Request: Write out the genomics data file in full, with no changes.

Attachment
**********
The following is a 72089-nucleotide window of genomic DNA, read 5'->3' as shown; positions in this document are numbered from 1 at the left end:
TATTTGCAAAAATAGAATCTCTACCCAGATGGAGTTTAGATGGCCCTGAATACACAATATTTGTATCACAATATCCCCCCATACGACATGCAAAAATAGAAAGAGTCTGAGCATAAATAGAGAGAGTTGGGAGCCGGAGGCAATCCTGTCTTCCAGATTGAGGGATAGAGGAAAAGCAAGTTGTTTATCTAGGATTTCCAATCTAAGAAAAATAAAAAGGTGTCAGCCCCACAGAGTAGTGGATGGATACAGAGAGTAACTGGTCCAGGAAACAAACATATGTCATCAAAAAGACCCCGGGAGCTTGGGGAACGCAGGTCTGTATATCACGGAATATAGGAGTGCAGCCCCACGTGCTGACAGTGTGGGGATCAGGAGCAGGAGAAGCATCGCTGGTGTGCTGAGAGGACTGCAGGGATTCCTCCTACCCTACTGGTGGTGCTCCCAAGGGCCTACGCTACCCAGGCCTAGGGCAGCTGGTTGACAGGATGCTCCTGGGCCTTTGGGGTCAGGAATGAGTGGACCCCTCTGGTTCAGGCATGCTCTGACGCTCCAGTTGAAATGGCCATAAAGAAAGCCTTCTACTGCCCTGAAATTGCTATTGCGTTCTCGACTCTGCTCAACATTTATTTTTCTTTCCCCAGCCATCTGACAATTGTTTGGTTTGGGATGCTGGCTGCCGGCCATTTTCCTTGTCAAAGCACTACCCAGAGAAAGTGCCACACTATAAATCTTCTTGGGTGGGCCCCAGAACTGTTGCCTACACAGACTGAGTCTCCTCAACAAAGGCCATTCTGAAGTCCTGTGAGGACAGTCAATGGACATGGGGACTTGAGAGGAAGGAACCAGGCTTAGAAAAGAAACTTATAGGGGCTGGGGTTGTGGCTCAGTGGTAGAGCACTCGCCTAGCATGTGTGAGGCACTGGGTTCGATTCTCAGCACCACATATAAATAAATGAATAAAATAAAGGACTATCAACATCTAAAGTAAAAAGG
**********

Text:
The following is a 72089-nucleotide window of genomic DNA, read 5'->3' as shown; positions in this document are numbered from 1 at the left end:
TATTTGCAAAAATAGAATCTCTACCCAGATGGAGTTTAGATGGCCCTGAATACACAATATTTGTATCACAATATCCCCCCATACGACATGCAAAAATAGAAAGAGTCTGAGCATAAATAGAGAGAGTTGGGAGCCGGAGGCAATCCTGTCTTCCAGATTGAGGGATAGAGGAAAAGCAAGTTGTTTATCTAGGATTTCCAATCTAAGAAAAATAAAAAGGTGTCAGCCCCACAGAGTAGTGGATGGATACAGAGAGTAACTGGTCCAGGAAACAAACATATGTCATCAAAAAGACCCCGGGAGCTTGGGGAACGCAGGTCTGTATATCACGGAATATAGGAGTGCAGCCCCACGTGCTGACAGTGTGGGGATCAGGAGCAGGAGAAGCATCGCTGGTGTGCTGAGAGGACTGCAGGGATTCCTCCTACCCTACTGGTGGTGCTCCCAAGGGCCTACGCTACCCAGGCCTAGGGCAGCTGGTTGACAGGATGCTCCTGGGCCTTTGGGGTCAGGAATGAGTGGACCCCTCTGGTTCAGGCATGCTCTGACGCTCCAGTTGAAATGGCCATAAAGAAAGCCTTCTACTGCCCTGAAATTGCTATTGCGTTCTCGACTCTGCTCAACATTTATTTTTCTTTCCCCAGCCATCTGACAATTGTTTGGTTTGGGATGCTGGCTGCCGGCCATTTTCCTTGTCAAAGCACTACCCAGAGAAAGTGCCACACTATAAATCTTCTTGGGTGGGCCCCAGAACTGTTGCCTACACAGACTGAGTCTCCTCAACAAAGGCCATTCTGAAGTCCTGTGAGGACAGTCAATGGACATGGGGACTTGAGAGGAAGGAACCAGGCTTAGAAAAGAAACTTATAGGGGCTGGGGTTGTGGCTCAGTGGTAGAGCACTCGCCTAGCATGTGTGAGGCACTGGGTTCGATTCTCAGCACCACATATAAATAAATGAATAAAATAAAGGACTATCAACATCTAAAGTAAAAAGG